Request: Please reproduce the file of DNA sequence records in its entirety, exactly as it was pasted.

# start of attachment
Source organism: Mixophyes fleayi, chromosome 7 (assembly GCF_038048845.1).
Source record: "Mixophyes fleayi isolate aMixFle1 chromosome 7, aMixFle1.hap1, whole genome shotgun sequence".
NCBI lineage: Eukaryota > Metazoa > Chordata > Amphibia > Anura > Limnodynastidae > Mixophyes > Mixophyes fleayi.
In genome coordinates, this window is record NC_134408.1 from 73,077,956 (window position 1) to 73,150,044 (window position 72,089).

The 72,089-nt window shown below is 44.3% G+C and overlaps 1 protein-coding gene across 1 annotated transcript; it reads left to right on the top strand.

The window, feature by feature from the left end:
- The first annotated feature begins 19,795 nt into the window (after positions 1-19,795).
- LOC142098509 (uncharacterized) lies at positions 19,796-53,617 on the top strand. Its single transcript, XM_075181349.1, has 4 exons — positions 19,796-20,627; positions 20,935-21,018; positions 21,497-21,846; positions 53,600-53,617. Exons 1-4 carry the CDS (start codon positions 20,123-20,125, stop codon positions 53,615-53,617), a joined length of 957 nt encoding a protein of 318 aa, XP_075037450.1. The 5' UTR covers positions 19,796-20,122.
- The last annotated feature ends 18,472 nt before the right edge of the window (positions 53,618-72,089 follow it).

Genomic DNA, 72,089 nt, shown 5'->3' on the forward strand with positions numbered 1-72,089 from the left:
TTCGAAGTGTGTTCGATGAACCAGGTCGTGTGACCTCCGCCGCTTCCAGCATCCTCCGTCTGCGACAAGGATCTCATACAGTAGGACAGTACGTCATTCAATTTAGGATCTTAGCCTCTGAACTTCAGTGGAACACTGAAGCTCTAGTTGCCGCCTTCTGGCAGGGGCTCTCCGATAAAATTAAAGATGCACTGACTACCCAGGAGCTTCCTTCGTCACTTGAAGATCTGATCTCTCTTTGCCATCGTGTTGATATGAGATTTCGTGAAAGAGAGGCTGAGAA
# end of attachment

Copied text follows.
Source organism: Mixophyes fleayi, chromosome 7 (assembly GCF_038048845.1).
Source record: "Mixophyes fleayi isolate aMixFle1 chromosome 7, aMixFle1.hap1, whole genome shotgun sequence".
NCBI lineage: Eukaryota > Metazoa > Chordata > Amphibia > Anura > Limnodynastidae > Mixophyes > Mixophyes fleayi.
In genome coordinates, this window is record NC_134408.1 from 73,077,956 (window position 1) to 73,150,044 (window position 72,089).

The 72,089-nt window shown below is 44.3% G+C and overlaps 1 protein-coding gene across 1 annotated transcript; it reads left to right on the top strand.

The window, feature by feature from the left end:
- The first annotated feature begins 19,795 nt into the window (after positions 1-19,795).
- LOC142098509 (uncharacterized) lies at positions 19,796-53,617 on the top strand. Its single transcript, XM_075181349.1, has 4 exons — positions 19,796-20,627; positions 20,935-21,018; positions 21,497-21,846; positions 53,600-53,617. Exons 1-4 carry the CDS (start codon positions 20,123-20,125, stop codon positions 53,615-53,617), a joined length of 957 nt encoding a protein of 318 aa, XP_075037450.1. The 5' UTR covers positions 19,796-20,122.
- The last annotated feature ends 18,472 nt before the right edge of the window (positions 53,618-72,089 follow it).

Genomic DNA, 72,089 nt, shown 5'->3' on the forward strand with positions numbered 1-72,089 from the left:
TTCGAAGTGTGTTCGATGAACCAGGTCGTGTGACCTCCGCCGCTTCCAGCATCCTCCGTCTGCGACAAGGATCTCATACAGTAGGACAGTACGTCATTCAATTTAGGATCTTAGCCTCTGAACTTCAGTGGAACACTGAAGCTCTAGTTGCCGCCTTCTGGCAGGGGCTCTCCGATAAAATTAAAGATGCACTGACTACCCAGGAGCTTCCTTCGTCACTTGAAGATCTGATCTCTCTTTGCCATCGTGTTGATATGAGATTTCGTGAAAGAGAGGCTGAGAA